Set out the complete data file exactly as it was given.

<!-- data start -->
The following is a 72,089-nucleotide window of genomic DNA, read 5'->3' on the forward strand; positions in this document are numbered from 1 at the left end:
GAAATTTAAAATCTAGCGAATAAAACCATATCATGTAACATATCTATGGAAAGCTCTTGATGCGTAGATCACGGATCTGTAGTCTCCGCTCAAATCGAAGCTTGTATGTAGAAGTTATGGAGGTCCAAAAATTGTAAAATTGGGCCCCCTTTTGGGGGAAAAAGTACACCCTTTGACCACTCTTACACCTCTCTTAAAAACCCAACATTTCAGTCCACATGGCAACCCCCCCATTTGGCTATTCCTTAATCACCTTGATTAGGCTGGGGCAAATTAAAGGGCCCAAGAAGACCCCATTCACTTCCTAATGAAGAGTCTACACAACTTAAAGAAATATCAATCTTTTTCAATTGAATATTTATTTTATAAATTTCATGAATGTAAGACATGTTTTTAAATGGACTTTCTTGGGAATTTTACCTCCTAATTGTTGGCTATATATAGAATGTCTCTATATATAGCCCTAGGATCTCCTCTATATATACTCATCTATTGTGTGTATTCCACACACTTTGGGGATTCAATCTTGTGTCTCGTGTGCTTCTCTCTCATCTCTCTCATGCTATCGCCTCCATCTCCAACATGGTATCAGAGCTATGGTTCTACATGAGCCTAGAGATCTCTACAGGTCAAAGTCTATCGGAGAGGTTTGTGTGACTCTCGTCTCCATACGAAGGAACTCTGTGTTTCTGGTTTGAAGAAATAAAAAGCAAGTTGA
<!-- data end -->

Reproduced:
The following is a 72,089-nucleotide window of genomic DNA, read 5'->3' on the forward strand; positions in this document are numbered from 1 at the left end:
GAAATTTAAAATCTAGCGAATAAAACCATATCATGTAACATATCTATGGAAAGCTCTTGATGCGTAGATCACGGATCTGTAGTCTCCGCTCAAATCGAAGCTTGTATGTAGAAGTTATGGAGGTCCAAAAATTGTAAAATTGGGCCCCCTTTTGGGGGAAAAAGTACACCCTTTGACCACTCTTACACCTCTCTTAAAAACCCAACATTTCAGTCCACATGGCAACCCCCCCATTTGGCTATTCCTTAATCACCTTGATTAGGCTGGGGCAAATTAAAGGGCCCAAGAAGACCCCATTCACTTCCTAATGAAGAGTCTACACAACTTAAAGAAATATCAATCTTTTTCAATTGAATATTTATTTTATAAATTTCATGAATGTAAGACATGTTTTTAAATGGACTTTCTTGGGAATTTTACCTCCTAATTGTTGGCTATATATAGAATGTCTCTATATATAGCCCTAGGATCTCCTCTATATATACTCATCTATTGTGTGTATTCCACACACTTTGGGGATTCAATCTTGTGTCTCGTGTGCTTCTCTCTCATCTCTCTCATGCTATCGCCTCCATCTCCAACATGGTATCAGAGCTATGGTTCTACATGAGCCTAGAGATCTCTACAGGTCAAAGTCTATCGGAGAGGTTTGTGTGACTCTCGTCTCCATACGAAGGAACTCTGTGTTTCTGGTTTGAAGAAATAAAAAGCAAGTTGA